The World Bank has committed $12bn (£9.4bn) in aid for developing countries grappling with the spread of the coronavirus. The emergency package includes low-cost loans, grants and technical assistance, said a press release on Wednesday.
The action comes as leaders around the world pledge to shield their countries from the economic impact of the outbreak. It follows warnings that slowdown from the outbreak could tip countries into recession.
The aid is intended to help countries improve their public health response to the crisis, as well as work with the private sector to reduce the economic impact. “What we’re trying to do is limit the transmission of the disease,” World Bank Group President David Malpass said.
The organisation said it would prioritise the poorest and most at-risk countries in distributing the aid to counter the effects of the virus, which has spread to more than 70 countries around the world.
Half of the package comes from the bank’s International Finance Corporation, which works with the private sector. About $4bn of the $12bn is being shifted from previously available funds.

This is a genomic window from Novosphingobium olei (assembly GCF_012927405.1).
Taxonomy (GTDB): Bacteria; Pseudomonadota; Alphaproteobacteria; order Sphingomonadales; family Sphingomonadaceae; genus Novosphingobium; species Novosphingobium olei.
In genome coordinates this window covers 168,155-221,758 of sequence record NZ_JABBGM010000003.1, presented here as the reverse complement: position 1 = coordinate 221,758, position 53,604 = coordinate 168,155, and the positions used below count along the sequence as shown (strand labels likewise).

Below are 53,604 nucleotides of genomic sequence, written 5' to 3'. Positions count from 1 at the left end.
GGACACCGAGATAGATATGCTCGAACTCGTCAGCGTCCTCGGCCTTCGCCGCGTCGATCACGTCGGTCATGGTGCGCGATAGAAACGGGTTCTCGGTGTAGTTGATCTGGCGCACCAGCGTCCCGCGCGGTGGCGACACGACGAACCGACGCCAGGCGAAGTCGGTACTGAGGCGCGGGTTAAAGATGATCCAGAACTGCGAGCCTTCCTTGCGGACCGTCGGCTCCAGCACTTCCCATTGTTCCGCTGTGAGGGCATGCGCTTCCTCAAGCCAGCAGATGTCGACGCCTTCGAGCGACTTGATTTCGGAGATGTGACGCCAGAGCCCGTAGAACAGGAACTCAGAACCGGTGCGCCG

Countries with weak health systems, limited financial resources and close economic links with China are said to be most vulnerable to the coronavirus outbreak. The countries most at risk to the economic impact of the outbreak are Sri Lanka, Vietnam, and the Philippines, according to a vulnerability index by the Overseas Development Institute (ODI).
Authorities have confirmed more than 92,000 cases of the virus worldwide of which more than 80,000 are in China. More than 3,000 people have died globally, the vast majority in China.
New infections and deaths have been declining in recent weeks in China due to draconian quarantine measures. The country on Wednesday reported 38 more deaths but a fall in fresh cases for a third consecutive day.
The worst-hit country outside China remains South Korea which on Wednesday reported 516 new confirmed infections, bringing the total to 5,328. The country’s death toll stands at 33.
“The point is to move fast; speed is needed to save lives,” Mr Malpass said in conference with reporters. “There are scenarios where much more resources may be required. We’ll adapt our approach and resources as needed.”
The Dow Jones shed nearly 800 points on Tuesday, paring Monday’s big gains. This was despite a rare emergency move by the US Federal Reserve to cut interest rates by 0.5% amid fears over the impact of the coronavirus.
It was the biggest cut since the global financial crisis more than a decade ago.